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Protesters Arrested In Sit-In At Susan Collins’ Office Make Donation To Social Justice Group

A.J. Higgins
Maine Public
James Betts of Winthrop and Tina Davidson of Portland discuss their reasons for staging a sit-in last week at U.S. Sen. Susan Collins' Bangor office.

Five protesters who were arrested last week at U.S. Sen. Susan Collins’ Bangor office on criminal trespass charges will collectively donate $500 to a Brewer food distribution group.

As part of a negotiated agreement with Penobscot County District Attorney R. Christopher Almy, in exchange for a dismissal of all charges, Old Town demonstrator Erin Oberson told reporters Monday that the activists will make their cash donation to Food and Medicine, a social justice group at the Solidarity Center in Brewer.

“Today the five of us are here to announce that we each will be making a $100 donation to Food and Medicine,” she said. “Food and Medicine does terrific work here in the community to address issues facing low-income Mainers. Over the Thanksgiving holiday season they donated over 1,000 meals for needy families in Maine.”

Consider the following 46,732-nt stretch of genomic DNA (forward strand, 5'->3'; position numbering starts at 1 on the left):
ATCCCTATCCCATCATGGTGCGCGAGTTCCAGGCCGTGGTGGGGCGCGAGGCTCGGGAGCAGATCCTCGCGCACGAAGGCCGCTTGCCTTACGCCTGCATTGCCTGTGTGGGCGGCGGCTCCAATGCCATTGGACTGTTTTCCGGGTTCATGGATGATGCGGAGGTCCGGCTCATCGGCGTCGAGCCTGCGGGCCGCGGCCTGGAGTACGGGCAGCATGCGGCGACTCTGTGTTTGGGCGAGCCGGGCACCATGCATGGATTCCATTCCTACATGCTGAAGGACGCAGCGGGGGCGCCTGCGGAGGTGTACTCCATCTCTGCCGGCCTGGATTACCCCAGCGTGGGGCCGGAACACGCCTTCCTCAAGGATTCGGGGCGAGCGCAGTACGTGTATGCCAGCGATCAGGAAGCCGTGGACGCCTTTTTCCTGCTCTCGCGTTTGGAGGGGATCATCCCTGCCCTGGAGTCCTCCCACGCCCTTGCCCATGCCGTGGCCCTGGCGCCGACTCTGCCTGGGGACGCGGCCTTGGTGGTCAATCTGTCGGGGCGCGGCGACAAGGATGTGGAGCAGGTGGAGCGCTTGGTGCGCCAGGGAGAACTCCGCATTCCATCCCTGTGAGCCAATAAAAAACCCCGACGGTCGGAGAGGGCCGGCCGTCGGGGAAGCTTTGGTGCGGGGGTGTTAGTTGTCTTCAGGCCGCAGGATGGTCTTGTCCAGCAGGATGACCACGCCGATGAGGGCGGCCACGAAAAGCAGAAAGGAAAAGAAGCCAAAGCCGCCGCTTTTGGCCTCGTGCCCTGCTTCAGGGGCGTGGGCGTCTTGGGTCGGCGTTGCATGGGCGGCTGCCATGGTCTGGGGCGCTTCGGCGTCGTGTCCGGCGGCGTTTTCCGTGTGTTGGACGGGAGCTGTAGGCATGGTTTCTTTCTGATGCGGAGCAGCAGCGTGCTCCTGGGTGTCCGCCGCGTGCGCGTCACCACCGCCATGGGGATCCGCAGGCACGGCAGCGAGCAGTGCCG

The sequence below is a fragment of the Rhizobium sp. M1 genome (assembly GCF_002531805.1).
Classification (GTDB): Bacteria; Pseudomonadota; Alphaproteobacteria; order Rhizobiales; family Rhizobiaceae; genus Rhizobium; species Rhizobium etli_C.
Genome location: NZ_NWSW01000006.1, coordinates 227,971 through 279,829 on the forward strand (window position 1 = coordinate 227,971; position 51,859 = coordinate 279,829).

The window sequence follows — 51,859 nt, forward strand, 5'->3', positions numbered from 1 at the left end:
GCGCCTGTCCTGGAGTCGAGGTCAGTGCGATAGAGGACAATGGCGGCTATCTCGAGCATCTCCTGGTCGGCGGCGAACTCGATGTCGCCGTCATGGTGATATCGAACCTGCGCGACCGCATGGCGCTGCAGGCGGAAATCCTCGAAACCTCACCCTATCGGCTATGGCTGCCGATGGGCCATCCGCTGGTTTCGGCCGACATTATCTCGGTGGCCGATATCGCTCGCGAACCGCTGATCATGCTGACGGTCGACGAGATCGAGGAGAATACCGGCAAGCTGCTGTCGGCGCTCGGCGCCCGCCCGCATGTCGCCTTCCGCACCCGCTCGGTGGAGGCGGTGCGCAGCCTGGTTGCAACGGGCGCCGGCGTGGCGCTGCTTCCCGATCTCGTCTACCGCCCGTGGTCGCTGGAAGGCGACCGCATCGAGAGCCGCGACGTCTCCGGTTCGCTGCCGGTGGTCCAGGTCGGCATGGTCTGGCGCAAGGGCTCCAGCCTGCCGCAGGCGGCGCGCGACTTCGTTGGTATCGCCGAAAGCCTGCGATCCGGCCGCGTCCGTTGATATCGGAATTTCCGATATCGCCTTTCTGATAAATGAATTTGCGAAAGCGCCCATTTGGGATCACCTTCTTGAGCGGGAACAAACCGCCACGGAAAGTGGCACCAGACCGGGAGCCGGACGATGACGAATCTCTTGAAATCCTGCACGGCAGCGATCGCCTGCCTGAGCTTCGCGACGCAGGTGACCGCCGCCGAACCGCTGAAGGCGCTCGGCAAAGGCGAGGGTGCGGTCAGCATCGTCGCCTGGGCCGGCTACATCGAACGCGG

Oberson and her four former co-defendants were arrested for refusing to leave Collins’ office as part of a protest against the senator’s support of the Senate GOP tax package, which the demonstrators described as a giveaway to the super-rich.

One of activists, James Betts, of Winthrop, said he has no regrets over his arrest.

“This is a terrible bill,” he said. “My family is so proud of me. My friends are proud of me. I just wasn’t expecting this simple little sit-in to turn into what it has.”

Each of the demonstrators could have potentially faced fines of $1,000 had the case gone to court.